What’s Important in the Financial World (2/6/2012) Greek Settlement, GM Profit Target

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Time has finally run out for Greece. The European Union, European Central Bank and International Monetary Fund have said they are tired of waiting to see if Greece can cut is budget again. Some members of Parliament in the southern European nation say the requested cuts are too great. Unions have staged powerful protests to show the government they will not give in to demands for wage cuts. “If we determine that it’s all going wrong in Greece, then there won’t be a new program — and that means in March you’ll have a declaration of bankruptcy,” Luxembourg’s Jean-Claude Juncker, who chairs euro finance meetings, told Der Spiegel magazine. It is unlikely that Juncker would make his opinion so public if the need for a deal was no more than a day or two away.

China’s GDP Growth

The IMF cut its forecast of China’s GDP growth this year. Given the uncertainties about the global financial markets and the GDPs of many nations, that move it not unusual. What is shocking is the size of the negative forecast — China’s GDP growth rate could drop 4% from the current estimate of 8.2%. And the 8.2% is a number reached by a downward revision by the IMF less than two months ago. It is hard to fathom that an economy that has grown at more than 10% a year for the past decade could face such a shock. It is the IMF’s acknowledgement that the entire world could teeter into recession, and that the problems in Europe could effect both China’s trade with that region, but also with the U.S. The latter will not avoid the slump either, the IMF must reason, despite recent, strongly positive signs.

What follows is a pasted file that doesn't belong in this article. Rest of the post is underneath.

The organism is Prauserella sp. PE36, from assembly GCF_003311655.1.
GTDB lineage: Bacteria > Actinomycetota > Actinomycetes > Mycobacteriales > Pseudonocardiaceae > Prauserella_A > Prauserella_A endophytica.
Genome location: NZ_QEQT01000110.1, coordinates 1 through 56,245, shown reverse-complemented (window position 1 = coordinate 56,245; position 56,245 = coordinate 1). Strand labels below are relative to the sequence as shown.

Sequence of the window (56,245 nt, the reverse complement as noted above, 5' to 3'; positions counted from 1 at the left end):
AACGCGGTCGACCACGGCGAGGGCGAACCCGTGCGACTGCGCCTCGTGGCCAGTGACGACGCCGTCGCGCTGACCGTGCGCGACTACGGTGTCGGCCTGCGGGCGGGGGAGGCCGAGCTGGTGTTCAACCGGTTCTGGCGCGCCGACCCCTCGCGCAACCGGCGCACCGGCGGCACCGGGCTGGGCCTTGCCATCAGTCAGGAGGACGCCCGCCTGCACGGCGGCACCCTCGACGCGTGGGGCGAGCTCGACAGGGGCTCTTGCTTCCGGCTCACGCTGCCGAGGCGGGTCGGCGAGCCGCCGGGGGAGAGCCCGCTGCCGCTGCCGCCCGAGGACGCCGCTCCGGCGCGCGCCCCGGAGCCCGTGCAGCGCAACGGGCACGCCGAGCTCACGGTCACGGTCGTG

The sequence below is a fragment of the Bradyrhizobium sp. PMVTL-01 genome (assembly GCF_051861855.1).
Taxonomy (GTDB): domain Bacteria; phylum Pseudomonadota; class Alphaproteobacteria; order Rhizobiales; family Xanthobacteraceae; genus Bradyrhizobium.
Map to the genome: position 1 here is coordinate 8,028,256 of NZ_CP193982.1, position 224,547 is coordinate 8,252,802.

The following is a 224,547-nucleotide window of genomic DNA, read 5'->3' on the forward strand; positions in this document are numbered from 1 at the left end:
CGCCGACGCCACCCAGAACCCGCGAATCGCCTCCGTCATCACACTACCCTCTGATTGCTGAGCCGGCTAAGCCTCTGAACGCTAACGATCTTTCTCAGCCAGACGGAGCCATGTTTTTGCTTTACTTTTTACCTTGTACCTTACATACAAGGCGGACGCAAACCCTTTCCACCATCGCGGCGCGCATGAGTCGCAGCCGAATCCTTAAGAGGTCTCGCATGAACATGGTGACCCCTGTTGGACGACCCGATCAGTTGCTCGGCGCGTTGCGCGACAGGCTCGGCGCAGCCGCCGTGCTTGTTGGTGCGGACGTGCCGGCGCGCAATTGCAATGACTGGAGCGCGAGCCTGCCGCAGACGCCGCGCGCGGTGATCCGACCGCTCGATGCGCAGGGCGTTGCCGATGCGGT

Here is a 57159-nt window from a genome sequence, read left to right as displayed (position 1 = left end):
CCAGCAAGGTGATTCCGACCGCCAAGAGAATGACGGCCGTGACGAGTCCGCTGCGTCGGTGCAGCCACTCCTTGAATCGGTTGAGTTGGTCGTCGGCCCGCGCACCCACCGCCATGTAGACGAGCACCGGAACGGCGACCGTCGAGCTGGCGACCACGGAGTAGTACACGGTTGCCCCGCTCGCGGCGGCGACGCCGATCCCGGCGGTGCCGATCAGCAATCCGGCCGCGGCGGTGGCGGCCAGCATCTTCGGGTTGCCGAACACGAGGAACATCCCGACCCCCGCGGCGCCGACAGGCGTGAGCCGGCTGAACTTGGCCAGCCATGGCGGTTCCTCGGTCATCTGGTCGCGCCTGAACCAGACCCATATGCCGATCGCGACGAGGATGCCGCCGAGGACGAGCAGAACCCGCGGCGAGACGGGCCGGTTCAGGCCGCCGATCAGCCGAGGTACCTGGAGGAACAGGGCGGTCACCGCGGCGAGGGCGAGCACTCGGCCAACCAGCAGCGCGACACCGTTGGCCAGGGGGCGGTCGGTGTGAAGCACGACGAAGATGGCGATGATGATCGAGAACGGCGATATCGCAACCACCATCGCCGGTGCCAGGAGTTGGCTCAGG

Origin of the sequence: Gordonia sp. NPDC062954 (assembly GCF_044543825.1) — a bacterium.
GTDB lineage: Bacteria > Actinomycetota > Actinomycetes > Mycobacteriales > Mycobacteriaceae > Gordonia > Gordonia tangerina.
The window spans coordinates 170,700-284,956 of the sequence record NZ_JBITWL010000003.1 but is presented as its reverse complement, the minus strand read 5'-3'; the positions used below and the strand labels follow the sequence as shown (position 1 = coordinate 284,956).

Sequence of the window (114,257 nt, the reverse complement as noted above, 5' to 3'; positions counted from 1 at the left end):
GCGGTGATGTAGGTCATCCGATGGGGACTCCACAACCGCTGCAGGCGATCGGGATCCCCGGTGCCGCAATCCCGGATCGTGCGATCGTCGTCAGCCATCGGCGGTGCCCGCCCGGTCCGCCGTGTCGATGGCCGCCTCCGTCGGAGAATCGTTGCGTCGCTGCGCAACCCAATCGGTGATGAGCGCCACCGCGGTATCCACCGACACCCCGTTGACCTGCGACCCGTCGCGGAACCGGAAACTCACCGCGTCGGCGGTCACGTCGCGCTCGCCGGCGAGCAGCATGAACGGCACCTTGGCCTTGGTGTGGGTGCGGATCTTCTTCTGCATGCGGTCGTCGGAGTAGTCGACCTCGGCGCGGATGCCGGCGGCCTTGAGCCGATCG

Foreclosure Abuse Deal

State attorneys general and U.S. regulators are just a day from a settlement with Ally Financial, Bank of America (NYSE: BAC), Citigroup (NYSE: C), Wells Fargo (NYSE: WFC) and JPMorgan (NYSE: JPM) over mortgage foreclosure abuses. The settlement would help current homeowners. Some would be allowed to refinance current home loans. Others would get financial assistance. Even if the deal is closed, the implementation could take months. It will take at least that long to sift through which homeowners are worthy of aid, and then to process them to help those who deserve it. The entire face value of the settlement will be $25 billion.

GM Profit Forecast

General Motors (NYSE: GM) says it can make $10 billion a year for the next several years. That would mark a tremendous comeback from its 2009 Chapter 11 filing. It also would validate the decision of the U.S. government to bail out the car company. The challenge GM faces as it presses its goal is that the world’s largest car manufacturers, Volkswagen and Toyota (NYSE: TM), expect to do as well as GM. Toyota just raised its sales forecasts to levels that would take it to a record in units shipped next year, if it can reach the numbers. VW has attacked the U.S. market because it needs American sales to allow it to keep pace with its two major rivals. GM has momentum, but its profit forecasts are large enough to make an uphill battle.

Douglas A. McIntyre

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